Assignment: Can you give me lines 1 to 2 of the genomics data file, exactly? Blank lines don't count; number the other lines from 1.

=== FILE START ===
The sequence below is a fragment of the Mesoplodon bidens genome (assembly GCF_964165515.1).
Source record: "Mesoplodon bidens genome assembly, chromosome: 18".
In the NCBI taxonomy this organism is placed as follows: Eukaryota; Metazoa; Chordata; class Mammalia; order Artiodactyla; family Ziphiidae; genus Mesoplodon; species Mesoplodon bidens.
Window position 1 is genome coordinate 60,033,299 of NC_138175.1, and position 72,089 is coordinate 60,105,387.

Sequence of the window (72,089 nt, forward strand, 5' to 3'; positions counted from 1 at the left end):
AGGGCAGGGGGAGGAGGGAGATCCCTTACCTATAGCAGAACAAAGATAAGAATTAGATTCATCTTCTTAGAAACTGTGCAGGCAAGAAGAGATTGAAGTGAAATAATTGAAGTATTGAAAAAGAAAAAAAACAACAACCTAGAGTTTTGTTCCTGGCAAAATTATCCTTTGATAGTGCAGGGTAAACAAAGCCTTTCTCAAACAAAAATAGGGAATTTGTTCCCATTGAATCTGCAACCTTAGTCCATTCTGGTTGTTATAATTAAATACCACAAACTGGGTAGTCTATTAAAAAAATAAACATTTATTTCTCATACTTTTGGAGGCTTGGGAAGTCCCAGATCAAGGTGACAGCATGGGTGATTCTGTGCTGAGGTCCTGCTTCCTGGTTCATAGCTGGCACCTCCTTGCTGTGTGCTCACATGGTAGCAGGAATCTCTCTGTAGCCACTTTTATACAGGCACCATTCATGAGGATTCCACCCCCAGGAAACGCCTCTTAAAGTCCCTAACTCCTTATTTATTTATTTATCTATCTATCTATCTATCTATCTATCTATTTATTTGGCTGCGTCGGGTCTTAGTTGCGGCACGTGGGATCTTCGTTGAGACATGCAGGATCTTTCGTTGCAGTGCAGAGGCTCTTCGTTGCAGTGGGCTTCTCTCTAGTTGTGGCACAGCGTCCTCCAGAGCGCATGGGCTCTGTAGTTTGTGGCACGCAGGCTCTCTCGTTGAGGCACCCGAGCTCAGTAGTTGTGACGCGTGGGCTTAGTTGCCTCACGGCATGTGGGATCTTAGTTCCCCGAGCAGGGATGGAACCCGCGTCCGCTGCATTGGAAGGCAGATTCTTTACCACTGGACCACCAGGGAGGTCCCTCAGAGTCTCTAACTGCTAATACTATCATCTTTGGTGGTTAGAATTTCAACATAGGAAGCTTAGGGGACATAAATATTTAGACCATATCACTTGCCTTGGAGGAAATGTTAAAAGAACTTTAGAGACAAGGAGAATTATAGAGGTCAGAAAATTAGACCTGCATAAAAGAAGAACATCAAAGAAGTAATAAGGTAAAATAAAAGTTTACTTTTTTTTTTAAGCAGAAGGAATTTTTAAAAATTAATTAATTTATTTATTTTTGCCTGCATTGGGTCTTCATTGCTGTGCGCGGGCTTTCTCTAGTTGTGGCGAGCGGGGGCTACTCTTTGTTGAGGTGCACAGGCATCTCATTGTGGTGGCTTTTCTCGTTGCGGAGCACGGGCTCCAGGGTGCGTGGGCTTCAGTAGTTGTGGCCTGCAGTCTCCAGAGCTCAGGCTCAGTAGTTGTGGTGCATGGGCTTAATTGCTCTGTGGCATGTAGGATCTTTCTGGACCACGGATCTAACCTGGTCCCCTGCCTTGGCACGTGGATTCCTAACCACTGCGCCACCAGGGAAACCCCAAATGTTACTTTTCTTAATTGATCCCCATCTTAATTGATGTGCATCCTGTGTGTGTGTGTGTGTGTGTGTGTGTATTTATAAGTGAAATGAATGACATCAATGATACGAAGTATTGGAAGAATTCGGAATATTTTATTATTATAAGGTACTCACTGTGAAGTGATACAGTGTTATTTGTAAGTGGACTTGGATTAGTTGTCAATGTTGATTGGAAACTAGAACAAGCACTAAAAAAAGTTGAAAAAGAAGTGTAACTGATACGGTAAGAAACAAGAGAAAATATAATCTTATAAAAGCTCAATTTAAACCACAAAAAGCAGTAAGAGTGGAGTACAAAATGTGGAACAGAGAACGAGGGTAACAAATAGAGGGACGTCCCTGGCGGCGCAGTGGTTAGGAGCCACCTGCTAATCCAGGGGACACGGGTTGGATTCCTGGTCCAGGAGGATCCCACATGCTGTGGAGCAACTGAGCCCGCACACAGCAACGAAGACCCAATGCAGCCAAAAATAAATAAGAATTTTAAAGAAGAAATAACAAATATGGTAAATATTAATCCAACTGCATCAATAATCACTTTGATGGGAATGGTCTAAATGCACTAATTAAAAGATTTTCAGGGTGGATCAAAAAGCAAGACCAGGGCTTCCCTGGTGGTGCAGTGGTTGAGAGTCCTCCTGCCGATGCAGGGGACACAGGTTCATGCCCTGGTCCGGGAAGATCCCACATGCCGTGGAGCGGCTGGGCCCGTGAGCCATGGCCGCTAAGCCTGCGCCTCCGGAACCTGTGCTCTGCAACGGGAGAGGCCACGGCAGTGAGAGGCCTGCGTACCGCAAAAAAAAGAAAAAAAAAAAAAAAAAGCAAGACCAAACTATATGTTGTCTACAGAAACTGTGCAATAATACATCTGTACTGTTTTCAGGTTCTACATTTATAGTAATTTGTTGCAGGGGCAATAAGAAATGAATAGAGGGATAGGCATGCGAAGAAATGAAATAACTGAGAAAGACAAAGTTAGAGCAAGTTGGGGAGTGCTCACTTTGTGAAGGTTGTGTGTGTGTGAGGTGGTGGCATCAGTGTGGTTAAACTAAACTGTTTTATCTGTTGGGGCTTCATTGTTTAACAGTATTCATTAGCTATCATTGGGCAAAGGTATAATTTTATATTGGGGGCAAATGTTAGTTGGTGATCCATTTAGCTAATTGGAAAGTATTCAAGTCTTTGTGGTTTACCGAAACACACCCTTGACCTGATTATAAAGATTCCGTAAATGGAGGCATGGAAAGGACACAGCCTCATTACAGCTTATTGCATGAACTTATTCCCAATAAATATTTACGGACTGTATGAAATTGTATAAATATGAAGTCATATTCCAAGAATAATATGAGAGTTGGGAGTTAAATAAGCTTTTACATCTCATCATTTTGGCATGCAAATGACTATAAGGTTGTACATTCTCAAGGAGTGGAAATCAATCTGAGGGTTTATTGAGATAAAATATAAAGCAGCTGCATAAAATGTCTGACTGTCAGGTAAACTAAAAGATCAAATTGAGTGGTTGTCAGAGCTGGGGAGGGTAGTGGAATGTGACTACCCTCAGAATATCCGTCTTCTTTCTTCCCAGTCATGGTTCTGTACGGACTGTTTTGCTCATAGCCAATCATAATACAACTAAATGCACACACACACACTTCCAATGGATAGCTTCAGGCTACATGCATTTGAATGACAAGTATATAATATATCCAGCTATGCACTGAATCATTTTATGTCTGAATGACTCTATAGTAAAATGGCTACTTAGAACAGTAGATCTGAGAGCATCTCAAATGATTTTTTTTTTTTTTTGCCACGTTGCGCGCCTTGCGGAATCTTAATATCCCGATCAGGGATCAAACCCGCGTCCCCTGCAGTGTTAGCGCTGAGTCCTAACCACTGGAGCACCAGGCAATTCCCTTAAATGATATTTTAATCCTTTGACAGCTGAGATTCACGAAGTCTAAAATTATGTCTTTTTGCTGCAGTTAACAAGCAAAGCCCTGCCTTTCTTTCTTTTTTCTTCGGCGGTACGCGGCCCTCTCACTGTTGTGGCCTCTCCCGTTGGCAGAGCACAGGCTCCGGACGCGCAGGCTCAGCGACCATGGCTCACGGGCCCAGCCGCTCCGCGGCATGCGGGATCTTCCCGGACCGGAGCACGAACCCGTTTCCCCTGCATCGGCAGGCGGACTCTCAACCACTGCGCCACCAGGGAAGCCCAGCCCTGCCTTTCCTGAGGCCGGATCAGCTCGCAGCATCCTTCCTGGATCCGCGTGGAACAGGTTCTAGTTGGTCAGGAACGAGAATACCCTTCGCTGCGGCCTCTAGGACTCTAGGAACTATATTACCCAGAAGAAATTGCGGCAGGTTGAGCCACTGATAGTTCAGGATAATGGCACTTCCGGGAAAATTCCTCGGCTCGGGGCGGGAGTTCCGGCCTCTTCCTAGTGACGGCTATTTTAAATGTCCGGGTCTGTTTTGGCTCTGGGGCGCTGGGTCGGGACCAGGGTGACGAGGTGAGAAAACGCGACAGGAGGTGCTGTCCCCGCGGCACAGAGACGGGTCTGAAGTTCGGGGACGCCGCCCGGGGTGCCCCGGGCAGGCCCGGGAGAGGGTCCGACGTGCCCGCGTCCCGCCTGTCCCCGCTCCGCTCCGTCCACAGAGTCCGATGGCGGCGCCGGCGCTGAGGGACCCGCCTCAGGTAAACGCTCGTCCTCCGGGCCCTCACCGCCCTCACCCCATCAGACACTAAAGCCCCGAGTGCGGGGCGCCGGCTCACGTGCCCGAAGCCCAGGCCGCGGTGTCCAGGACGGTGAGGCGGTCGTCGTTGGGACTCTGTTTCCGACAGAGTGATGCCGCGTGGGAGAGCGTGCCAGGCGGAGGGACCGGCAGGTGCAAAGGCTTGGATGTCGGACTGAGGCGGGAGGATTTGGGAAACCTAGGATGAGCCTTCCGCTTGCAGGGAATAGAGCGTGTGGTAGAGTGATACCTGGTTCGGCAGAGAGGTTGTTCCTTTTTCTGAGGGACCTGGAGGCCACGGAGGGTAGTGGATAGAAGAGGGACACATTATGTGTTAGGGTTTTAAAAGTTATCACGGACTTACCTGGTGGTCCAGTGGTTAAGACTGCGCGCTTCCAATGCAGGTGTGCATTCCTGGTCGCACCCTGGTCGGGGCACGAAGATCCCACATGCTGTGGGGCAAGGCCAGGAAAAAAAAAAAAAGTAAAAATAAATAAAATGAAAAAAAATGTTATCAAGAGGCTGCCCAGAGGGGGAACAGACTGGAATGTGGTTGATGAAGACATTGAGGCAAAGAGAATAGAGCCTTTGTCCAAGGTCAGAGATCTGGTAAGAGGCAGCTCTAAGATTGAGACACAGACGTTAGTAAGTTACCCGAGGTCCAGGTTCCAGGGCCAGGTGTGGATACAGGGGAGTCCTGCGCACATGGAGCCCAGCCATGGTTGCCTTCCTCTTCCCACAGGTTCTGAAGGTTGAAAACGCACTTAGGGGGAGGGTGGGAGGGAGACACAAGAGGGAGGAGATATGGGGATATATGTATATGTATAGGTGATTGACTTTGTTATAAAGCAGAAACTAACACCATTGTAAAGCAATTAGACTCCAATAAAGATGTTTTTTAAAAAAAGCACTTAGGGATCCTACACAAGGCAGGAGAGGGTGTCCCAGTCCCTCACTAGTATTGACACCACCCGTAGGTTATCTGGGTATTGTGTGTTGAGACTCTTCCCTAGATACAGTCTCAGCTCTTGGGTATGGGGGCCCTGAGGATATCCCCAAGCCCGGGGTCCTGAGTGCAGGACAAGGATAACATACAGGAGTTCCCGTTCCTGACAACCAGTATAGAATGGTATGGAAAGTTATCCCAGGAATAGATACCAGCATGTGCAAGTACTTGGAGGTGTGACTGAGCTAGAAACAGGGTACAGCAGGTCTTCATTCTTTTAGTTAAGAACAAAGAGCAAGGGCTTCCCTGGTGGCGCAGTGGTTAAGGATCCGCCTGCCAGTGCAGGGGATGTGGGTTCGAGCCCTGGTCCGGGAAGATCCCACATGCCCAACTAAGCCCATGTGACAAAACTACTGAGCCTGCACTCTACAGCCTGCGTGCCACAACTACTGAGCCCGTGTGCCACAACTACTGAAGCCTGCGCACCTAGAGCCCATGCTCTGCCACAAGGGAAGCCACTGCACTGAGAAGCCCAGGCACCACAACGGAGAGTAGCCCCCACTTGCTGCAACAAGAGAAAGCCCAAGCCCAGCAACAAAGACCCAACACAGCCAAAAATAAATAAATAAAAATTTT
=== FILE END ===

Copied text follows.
The sequence below is a fragment of the Mesoplodon bidens genome (assembly GCF_964165515.1).
Source record: "Mesoplodon bidens genome assembly, chromosome: 18".